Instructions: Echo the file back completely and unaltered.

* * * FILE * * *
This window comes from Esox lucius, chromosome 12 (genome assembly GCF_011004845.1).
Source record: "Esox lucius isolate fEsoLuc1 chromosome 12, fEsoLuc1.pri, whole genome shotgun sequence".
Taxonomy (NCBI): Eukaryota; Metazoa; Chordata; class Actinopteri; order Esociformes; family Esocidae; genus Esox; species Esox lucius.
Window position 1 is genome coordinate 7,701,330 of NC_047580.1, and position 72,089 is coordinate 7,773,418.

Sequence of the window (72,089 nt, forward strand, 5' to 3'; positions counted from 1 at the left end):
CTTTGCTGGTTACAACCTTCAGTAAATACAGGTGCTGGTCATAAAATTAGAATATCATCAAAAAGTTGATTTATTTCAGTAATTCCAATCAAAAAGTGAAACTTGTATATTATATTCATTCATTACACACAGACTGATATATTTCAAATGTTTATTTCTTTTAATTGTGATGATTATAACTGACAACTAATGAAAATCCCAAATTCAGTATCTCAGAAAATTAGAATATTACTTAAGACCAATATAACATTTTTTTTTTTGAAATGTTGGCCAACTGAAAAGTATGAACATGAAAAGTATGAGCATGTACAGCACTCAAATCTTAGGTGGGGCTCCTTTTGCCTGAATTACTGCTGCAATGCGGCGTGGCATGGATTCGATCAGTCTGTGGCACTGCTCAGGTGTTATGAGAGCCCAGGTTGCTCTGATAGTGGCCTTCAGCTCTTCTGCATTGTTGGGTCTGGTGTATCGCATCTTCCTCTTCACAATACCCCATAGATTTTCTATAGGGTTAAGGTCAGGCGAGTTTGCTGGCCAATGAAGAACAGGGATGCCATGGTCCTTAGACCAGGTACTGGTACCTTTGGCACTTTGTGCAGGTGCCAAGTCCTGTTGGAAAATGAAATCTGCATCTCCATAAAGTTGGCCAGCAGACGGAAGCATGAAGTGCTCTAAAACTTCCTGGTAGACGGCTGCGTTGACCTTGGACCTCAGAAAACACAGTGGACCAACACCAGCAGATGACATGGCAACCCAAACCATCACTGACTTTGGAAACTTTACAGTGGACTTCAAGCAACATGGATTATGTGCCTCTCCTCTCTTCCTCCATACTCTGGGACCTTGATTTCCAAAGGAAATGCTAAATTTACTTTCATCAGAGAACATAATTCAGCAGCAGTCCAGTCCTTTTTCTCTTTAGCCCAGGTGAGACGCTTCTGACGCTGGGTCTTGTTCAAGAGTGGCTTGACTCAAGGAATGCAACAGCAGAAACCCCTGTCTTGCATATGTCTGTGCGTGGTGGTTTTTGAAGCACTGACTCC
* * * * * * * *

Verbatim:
This window comes from Esox lucius, chromosome 12 (genome assembly GCF_011004845.1).
Source record: "Esox lucius isolate fEsoLuc1 chromosome 12, fEsoLuc1.pri, whole genome shotgun sequence".
Taxonomy (NCBI): Eukaryota; Metazoa; Chordata; class Actinopteri; order Esociformes; family Esocidae; genus Esox; species Esox lucius.
Window position 1 is genome coordinate 7,701,330 of NC_047580.1, and position 72,089 is coordinate 7,773,418.

Sequence of the window (72,089 nt, forward strand, 5' to 3'; positions counted from 1 at the left end):
CTTTGCTGGTTACAACCTTCAGTAAATACAGGTGCTGGTCATAAAATTAGAATATCATCAAAAAGTTGATTTATTTCAGTAATTCCAATCAAAAAGTGAAACTTGTATATTATATTCATTCATTACACACAGACTGATATATTTCAAATGTTTATTTCTTTTAATTGTGATGATTATAACTGACAACTAATGAAAATCCCAAATTCAGTATCTCAGAAAATTAGAATATTACTTAAGACCAATATAACATTTTTTTTTTTGAAATGTTGGCCAACTGAAAAGTATGAACATGAAAAGTATGAGCATGTACAGCACTCAAATCTTAGGTGGGGCTCCTTTTGCCTGAATTACTGCTGCAATGCGGCGTGGCATGGATTCGATCAGTCTGTGGCACTGCTCAGGTGTTATGAGAGCCCAGGTTGCTCTGATAGTGGCCTTCAGCTCTTCTGCATTGTTGGGTCTGGTGTATCGCATCTTCCTCTTCACAATACCCCATAGATTTTCTATAGGGTTAAGGTCAGGCGAGTTTGCTGGCCAATGAAGAACAGGGATGCCATGGTCCTTAGACCAGGTACTGGTACCTTTGGCACTTTGTGCAGGTGCCAAGTCCTGTTGGAAAATGAAATCTGCATCTCCATAAAGTTGGCCAGCAGACGGAAGCATGAAGTGCTCTAAAACTTCCTGGTAGACGGCTGCGTTGACCTTGGACCTCAGAAAACACAGTGGACCAACACCAGCAGATGACATGGCAACCCAAACCATCACTGACTTTGGAAACTTTACAGTGGACTTCAAGCAACATGGATTATGTGCCTCTCCTCTCTTCCTCCATACTCTGGGACCTTGATTTCCAAAGGAAATGCTAAATTTACTTTCATCAGAGAACATAATTCAGCAGCAGTCCAGTCCTTTTTCTCTTTAGCCCAGGTGAGACGCTTCTGACGCTGGGTCTTGTTCAAGAGTGGCTTGACTCAAGGAATGCAACAGCAGAAACCCCTGTCTTGCATATGTCTGTGCGTGGTGGTTTTTGAAGCACTGACTCC